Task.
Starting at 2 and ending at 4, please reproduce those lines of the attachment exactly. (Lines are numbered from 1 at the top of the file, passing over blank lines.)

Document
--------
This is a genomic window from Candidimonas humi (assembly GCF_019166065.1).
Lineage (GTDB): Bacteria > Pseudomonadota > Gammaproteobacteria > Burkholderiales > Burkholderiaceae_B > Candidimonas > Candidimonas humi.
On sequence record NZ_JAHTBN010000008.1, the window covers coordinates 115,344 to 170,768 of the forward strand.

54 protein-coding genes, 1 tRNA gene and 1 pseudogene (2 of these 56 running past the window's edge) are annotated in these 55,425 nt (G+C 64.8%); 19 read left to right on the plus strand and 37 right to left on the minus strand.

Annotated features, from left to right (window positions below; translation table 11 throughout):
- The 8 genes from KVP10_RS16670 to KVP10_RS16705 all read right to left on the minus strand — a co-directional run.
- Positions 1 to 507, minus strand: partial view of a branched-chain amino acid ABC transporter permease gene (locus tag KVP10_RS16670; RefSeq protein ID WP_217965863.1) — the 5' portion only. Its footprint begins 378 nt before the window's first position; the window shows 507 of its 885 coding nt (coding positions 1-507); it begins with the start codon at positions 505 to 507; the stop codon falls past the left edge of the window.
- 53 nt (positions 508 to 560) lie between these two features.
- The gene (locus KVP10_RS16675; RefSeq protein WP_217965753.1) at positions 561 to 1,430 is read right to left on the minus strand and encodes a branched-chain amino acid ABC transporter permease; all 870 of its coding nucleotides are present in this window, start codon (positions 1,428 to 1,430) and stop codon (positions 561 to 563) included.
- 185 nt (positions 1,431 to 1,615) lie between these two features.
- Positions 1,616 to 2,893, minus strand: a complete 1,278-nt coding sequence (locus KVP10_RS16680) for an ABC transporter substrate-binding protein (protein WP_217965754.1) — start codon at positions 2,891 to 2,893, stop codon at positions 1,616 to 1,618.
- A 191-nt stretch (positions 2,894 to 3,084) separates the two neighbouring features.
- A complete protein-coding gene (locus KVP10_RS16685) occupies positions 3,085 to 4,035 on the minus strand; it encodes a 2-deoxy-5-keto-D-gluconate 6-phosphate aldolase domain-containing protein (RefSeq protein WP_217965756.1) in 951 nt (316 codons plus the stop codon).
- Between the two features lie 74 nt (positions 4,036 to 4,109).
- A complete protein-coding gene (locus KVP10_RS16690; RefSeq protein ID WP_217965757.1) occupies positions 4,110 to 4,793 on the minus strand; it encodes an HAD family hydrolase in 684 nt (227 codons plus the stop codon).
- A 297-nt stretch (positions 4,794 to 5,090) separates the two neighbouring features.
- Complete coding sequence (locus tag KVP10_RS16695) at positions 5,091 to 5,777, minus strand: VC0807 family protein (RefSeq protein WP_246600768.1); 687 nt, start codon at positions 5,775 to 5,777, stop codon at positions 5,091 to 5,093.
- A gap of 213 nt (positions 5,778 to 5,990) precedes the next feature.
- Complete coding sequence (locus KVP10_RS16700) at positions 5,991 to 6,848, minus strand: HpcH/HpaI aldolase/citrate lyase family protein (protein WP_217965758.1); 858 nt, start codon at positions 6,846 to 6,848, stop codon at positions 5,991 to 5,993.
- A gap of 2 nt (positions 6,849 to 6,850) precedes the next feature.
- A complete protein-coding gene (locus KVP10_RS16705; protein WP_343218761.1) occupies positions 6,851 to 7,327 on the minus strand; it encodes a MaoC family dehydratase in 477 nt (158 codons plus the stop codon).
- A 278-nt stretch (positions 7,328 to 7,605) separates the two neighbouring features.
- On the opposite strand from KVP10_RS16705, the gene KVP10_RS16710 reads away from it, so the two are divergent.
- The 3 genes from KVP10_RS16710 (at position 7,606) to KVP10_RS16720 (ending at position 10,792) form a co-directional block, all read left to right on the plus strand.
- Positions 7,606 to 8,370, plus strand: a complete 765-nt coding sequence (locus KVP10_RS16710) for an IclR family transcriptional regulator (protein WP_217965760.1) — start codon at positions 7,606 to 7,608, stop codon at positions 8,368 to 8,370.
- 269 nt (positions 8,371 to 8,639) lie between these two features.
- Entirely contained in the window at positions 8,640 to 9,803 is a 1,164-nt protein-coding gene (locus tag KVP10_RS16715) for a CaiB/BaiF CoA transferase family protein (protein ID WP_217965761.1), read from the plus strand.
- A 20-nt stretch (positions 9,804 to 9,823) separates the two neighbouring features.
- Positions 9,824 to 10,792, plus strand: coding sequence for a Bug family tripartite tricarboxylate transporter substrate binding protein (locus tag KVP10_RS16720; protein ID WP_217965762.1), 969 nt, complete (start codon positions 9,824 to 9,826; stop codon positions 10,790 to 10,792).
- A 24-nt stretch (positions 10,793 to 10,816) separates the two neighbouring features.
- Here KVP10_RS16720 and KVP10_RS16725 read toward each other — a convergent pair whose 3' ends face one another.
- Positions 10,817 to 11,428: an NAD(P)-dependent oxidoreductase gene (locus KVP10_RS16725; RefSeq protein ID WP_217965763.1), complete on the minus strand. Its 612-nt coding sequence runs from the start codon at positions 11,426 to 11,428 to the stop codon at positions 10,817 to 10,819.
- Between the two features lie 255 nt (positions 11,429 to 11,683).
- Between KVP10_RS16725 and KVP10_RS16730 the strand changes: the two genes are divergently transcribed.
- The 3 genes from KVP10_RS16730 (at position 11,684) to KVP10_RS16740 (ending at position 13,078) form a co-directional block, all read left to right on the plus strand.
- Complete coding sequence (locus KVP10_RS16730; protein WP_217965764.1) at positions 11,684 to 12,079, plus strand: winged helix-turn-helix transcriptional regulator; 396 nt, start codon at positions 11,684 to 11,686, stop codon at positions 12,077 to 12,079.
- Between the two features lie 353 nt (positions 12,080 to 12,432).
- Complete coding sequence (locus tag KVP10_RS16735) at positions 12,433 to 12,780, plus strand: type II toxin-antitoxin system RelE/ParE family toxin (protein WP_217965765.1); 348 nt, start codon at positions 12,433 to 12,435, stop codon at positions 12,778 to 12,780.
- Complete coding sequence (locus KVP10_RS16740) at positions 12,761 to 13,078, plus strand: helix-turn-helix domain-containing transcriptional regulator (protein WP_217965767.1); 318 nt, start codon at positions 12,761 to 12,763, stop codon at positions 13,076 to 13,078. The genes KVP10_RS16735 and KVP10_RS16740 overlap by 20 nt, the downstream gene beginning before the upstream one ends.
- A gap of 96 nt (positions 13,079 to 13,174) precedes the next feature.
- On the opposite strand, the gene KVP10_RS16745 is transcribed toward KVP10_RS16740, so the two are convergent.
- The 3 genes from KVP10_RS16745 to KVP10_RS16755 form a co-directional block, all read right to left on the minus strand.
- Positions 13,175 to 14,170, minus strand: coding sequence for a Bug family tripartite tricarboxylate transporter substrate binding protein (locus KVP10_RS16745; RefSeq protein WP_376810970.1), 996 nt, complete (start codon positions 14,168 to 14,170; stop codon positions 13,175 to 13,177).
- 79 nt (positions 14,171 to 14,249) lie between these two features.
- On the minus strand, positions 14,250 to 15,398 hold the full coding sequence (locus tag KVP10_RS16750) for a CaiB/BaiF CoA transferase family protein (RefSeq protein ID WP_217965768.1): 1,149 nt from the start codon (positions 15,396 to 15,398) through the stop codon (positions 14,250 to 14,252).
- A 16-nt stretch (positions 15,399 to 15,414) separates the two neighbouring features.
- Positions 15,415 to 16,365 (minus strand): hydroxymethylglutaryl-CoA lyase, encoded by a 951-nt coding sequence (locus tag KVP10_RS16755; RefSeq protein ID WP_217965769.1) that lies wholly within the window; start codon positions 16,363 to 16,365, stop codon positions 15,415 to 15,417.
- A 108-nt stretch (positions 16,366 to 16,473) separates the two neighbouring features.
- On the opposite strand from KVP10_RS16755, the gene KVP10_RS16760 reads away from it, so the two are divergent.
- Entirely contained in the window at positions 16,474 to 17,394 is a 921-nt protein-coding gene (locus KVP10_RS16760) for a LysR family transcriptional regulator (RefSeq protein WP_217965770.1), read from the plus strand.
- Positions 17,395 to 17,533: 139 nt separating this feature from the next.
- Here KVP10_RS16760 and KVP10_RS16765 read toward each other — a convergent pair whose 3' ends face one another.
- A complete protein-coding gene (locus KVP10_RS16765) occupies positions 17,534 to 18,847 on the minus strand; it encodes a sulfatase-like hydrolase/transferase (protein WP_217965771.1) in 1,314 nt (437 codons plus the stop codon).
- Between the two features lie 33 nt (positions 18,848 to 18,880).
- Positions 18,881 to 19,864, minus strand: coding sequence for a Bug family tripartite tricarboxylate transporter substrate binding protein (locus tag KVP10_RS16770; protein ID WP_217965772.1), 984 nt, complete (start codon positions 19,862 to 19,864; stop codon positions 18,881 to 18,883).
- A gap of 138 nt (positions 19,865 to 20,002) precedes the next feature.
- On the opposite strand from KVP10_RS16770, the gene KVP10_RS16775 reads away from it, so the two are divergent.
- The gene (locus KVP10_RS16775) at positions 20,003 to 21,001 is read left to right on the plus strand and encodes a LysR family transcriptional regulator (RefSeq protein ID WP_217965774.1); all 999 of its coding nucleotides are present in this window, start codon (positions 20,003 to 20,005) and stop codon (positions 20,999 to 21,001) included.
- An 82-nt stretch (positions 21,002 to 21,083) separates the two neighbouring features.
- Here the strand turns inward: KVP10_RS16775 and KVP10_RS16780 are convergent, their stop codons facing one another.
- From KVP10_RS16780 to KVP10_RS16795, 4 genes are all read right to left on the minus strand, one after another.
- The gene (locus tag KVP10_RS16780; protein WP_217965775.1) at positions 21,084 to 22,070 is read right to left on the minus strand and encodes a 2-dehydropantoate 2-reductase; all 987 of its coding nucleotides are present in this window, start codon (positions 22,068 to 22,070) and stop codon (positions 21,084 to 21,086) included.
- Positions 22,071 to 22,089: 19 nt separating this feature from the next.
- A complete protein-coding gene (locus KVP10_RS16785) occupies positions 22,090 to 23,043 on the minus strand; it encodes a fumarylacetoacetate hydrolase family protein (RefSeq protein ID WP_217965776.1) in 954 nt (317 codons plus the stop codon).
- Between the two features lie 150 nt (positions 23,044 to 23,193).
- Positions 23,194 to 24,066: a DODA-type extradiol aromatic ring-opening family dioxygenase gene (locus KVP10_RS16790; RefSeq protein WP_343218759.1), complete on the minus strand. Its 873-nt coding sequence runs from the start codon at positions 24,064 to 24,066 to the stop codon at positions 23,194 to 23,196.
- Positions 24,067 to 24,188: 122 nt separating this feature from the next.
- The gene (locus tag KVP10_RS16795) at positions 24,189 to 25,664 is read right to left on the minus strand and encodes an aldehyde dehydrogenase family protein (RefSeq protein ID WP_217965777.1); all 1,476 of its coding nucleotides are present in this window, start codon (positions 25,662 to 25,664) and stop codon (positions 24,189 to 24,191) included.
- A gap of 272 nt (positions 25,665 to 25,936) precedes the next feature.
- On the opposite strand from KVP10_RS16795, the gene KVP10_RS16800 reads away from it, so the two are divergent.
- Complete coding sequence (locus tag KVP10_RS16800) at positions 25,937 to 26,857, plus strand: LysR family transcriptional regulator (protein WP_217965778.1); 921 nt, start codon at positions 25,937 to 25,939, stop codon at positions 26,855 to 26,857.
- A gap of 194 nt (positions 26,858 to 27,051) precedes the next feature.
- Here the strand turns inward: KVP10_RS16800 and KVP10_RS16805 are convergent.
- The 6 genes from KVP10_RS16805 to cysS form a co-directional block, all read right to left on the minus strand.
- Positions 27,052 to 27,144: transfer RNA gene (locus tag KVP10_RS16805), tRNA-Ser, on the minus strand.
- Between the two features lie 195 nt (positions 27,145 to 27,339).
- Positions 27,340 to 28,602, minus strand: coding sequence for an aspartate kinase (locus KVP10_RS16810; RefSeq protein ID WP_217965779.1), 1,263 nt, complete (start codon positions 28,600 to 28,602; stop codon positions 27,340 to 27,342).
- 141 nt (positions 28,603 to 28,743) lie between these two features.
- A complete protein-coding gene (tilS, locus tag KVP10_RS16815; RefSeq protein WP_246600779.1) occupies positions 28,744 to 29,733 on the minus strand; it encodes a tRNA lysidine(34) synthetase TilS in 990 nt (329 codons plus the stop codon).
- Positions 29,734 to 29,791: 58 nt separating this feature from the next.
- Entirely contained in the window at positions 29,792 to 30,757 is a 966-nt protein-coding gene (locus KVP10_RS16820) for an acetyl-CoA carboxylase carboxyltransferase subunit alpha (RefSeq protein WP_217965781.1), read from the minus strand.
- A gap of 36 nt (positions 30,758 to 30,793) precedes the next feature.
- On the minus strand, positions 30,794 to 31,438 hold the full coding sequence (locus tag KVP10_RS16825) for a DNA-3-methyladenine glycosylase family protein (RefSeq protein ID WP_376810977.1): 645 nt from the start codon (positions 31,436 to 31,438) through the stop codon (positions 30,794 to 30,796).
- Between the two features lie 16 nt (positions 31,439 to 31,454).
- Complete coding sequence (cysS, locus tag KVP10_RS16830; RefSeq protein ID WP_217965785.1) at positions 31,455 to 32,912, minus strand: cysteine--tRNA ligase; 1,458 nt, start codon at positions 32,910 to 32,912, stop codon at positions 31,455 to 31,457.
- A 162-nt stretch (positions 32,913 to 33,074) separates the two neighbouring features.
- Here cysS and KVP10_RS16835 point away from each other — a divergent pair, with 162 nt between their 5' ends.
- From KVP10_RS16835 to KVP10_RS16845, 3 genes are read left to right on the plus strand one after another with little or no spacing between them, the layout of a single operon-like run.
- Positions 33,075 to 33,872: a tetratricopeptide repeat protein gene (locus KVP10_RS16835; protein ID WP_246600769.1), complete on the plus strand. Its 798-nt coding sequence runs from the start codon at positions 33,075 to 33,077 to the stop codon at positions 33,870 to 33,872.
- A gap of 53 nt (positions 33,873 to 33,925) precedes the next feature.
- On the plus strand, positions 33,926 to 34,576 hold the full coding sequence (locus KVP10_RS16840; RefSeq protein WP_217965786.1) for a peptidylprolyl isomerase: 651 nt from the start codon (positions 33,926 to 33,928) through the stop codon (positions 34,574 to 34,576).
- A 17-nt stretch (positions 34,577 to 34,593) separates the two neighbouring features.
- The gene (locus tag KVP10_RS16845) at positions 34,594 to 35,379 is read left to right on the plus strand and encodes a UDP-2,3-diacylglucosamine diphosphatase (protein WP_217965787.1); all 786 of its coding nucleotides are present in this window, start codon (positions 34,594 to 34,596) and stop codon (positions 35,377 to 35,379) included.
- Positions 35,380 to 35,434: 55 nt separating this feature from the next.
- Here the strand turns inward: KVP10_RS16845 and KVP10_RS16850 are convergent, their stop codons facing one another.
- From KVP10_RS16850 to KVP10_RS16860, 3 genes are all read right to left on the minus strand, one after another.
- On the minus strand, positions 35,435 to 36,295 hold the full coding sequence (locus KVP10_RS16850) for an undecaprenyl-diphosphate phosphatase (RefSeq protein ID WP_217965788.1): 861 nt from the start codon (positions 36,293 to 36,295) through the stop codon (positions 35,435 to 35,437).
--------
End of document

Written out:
Lineage (GTDB): Bacteria > Pseudomonadota > Gammaproteobacteria > Burkholderiales > Burkholderiaceae_B > Candidimonas > Candidimonas humi.
On sequence record NZ_JAHTBN010000008.1, the window covers coordinates 115,344 to 170,768 of the forward strand.

54 protein-coding genes, 1 tRNA gene and 1 pseudogene (2 of these 56 running past the window's edge) are annotated in these 55,425 nt (G+C 64.8%); 19 read left to right on the plus strand and 37 right to left on the minus strand.